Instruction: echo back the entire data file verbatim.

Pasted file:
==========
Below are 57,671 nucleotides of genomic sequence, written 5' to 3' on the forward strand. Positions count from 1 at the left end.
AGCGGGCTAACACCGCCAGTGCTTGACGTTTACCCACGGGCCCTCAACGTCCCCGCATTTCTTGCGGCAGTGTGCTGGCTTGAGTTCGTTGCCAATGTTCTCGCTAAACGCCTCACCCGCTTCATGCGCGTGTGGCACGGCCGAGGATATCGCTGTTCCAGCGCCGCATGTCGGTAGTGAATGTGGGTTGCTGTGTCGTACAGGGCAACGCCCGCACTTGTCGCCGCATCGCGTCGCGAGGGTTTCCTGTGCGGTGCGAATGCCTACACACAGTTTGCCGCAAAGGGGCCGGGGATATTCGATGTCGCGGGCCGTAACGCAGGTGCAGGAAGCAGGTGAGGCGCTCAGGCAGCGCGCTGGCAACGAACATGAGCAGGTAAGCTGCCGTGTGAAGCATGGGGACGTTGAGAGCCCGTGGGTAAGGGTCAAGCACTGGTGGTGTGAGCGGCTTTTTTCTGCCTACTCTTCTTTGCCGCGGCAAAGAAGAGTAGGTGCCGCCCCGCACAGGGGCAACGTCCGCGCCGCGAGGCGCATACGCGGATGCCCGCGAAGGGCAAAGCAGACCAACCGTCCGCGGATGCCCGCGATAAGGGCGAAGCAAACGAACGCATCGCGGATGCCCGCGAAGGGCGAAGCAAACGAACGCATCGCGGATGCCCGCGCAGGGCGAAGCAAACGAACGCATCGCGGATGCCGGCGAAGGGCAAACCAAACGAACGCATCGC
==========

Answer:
Below are 57,671 nucleotides of genomic sequence, written 5' to 3' on the forward strand. Positions count from 1 at the left end.
AGCGGGCTAACACCGCCAGTGCTTGACGTTTACCCACGGGCCCTCAACGTCCCCGCATTTCTTGCGGCAGTGTGCTGGCTTGAGTTCGTTGCCAATGTTCTCGCTAAACGCCTCACCCGCTTCATGCGCGTGTGGCACGGCCGAGGATATCGCTGTTCCAGCGCCGCATGTCGGTAGTGAATGTGGGTTGCTGTGTCGTACAGGGCAACGCCCGCACTTGTCGCCGCATCGCGTCGCGAGGGTTTCCTGTGCGGTGCGAATGCCTACACACAGTTTGCCGCAAAGGGGCCGGGGATATTCGATGTCGCGGGCCGTAACGCAGGTGCAGGAAGCAGGTGAGGCGCTCAGGCAGCGCGCTGGCAACGAACATGAGCAGGTAAGCTGCCGTGTGAAGCATGGGGACGTTGAGAGCCCGTGGGTAAGGGTCAAGCACTGGTGGTGTGAGCGGCTTTTTTCTGCCTACTCTTCTTTGCCGCGGCAAAGAAGAGTAGGTGCCGCCCCGCACAGGGGCAACGTCCGCGCCGCGAGGCGCATACGCGGATGCCCGCGAAGGGCAAAGCAGACCAACCGTCCGCGGATGCCCGCGATAAGGGCGAAGCAAACGAACGCATCGCGGATGCCCGCGAAGGGCGAAGCAAACGAACGCATCGCGGATGCCCGCGCAGGGCGAAGCAAACGAACGCATCGCGGATGCCGGCGAAGGGCAAACCAAACGAACGCATCGC